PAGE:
This is the text from the message I delivered to my church family on January 3, 2016. Please ignore the grammar as this is more of a "notes" than an exact presentation. I went off script and basically used this as an outline, but I touched on every part of this text. It was an honor to speak and hopefully someone came away with something positive from the experience.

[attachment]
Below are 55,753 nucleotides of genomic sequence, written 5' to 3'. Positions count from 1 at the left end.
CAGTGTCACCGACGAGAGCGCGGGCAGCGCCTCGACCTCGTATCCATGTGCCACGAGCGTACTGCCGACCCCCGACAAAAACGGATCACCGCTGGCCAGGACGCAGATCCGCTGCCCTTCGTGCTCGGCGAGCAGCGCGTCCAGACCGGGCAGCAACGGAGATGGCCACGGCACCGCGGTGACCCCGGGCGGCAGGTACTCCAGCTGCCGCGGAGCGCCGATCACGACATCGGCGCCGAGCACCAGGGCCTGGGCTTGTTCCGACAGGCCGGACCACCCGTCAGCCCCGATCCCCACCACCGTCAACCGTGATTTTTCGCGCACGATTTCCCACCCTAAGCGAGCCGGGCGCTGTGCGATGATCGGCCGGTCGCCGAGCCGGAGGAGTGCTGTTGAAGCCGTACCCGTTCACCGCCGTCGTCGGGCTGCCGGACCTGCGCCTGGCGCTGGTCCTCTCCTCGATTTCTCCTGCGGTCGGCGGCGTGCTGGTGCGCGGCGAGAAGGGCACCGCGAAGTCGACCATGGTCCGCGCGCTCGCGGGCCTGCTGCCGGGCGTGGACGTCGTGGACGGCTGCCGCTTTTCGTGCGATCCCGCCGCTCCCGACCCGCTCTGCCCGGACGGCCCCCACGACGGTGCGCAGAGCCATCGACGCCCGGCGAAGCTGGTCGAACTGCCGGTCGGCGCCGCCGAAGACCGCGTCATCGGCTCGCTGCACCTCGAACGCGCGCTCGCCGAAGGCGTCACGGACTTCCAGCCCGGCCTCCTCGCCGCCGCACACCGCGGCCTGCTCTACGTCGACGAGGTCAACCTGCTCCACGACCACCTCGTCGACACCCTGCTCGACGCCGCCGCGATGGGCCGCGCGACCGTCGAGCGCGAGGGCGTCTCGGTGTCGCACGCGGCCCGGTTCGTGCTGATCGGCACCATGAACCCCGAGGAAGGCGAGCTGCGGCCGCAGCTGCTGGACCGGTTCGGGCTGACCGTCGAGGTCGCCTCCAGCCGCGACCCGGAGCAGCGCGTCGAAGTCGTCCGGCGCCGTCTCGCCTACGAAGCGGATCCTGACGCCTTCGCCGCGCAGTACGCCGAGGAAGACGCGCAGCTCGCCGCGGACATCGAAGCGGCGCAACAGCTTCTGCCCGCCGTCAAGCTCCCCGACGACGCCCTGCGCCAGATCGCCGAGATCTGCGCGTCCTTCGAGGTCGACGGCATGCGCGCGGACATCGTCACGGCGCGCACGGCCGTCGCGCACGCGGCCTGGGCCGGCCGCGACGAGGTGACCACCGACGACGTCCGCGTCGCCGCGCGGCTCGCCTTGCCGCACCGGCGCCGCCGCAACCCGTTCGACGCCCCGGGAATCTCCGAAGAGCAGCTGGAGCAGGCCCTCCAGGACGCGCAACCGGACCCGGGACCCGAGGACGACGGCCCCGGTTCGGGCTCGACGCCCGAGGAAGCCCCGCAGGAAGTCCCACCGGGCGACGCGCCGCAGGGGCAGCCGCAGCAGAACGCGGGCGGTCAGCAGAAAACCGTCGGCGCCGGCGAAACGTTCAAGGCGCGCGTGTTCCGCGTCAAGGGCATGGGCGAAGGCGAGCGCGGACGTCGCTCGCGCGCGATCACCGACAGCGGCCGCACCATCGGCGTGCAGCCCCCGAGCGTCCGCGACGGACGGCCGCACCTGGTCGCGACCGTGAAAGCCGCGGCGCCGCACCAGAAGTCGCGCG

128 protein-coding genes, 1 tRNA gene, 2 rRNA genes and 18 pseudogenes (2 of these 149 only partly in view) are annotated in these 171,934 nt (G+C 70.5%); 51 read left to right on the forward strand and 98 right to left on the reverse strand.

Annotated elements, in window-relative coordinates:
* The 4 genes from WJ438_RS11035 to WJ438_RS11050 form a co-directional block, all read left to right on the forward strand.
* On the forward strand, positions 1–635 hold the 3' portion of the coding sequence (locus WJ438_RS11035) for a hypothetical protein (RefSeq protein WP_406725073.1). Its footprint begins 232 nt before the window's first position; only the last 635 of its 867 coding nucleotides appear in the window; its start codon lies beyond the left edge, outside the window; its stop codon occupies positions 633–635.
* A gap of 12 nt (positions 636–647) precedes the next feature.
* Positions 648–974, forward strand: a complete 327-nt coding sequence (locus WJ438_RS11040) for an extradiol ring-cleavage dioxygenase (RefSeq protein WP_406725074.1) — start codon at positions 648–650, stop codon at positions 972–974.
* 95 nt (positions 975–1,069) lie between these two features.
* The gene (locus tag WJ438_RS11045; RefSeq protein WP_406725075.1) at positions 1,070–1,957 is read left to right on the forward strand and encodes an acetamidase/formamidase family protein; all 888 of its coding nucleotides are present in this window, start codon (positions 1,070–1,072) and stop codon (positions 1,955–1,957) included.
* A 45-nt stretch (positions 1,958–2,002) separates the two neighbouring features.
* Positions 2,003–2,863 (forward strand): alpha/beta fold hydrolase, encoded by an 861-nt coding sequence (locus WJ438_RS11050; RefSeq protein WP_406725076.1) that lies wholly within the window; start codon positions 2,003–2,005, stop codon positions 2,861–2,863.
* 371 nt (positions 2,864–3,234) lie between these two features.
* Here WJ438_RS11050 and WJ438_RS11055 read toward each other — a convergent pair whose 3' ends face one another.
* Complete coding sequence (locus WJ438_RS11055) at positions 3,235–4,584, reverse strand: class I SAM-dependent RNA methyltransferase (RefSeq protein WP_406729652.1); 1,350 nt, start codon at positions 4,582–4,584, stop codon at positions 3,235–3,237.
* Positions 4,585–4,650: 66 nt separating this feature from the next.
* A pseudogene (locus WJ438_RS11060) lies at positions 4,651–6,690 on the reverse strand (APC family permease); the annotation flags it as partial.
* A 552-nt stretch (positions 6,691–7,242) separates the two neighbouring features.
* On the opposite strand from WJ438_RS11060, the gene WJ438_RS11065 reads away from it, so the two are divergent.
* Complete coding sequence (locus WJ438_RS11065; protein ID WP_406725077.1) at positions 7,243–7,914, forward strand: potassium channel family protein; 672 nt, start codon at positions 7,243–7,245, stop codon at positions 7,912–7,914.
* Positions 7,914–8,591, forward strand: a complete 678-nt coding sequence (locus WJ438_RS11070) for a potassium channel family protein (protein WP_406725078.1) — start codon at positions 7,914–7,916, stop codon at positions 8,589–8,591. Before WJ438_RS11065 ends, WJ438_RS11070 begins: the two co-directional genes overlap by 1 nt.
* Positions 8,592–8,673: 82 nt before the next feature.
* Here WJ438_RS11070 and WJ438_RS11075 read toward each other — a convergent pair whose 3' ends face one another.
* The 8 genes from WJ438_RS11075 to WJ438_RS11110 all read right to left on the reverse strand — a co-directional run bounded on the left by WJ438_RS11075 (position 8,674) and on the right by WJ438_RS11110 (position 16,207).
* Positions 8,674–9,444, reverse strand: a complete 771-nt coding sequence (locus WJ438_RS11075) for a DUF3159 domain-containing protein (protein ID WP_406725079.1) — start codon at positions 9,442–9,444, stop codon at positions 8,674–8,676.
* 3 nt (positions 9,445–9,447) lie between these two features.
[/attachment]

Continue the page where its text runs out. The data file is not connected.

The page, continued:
Good morning and Happy New Year. Today is Epiphany Sunday. This time during the Christmas Season represents the gifts brought by the Wise Men to the manger. It also marks the end of the Christmas season. When I read about this I thought about the Christmas season in today’s time verses the Christmas season during the time of the birth of Jesus. We think of Christmas with excitement, anticipation leading up to one specific day – Christmas Day. Then it is often followed by a sudden letdown, like someone bursting a bubble. Before this day, we have special church services, parties, gift giving and goodies, but once the presents have been opened and we have had too much food and celebration all in one day, we are left with a mess to clean up, sometimes too many bills and stress from overindulging for just one day. But according to biblical history. The Christmas season BEGINS with Christmas Day, the day of Jesus’ birth and continues afterward for 12 days, celebrating the joyous times ending with the epiphany, the journey to bring gifts to a special baby. So today marks the last Sunday of the Christmas season and the delivery of special gifts.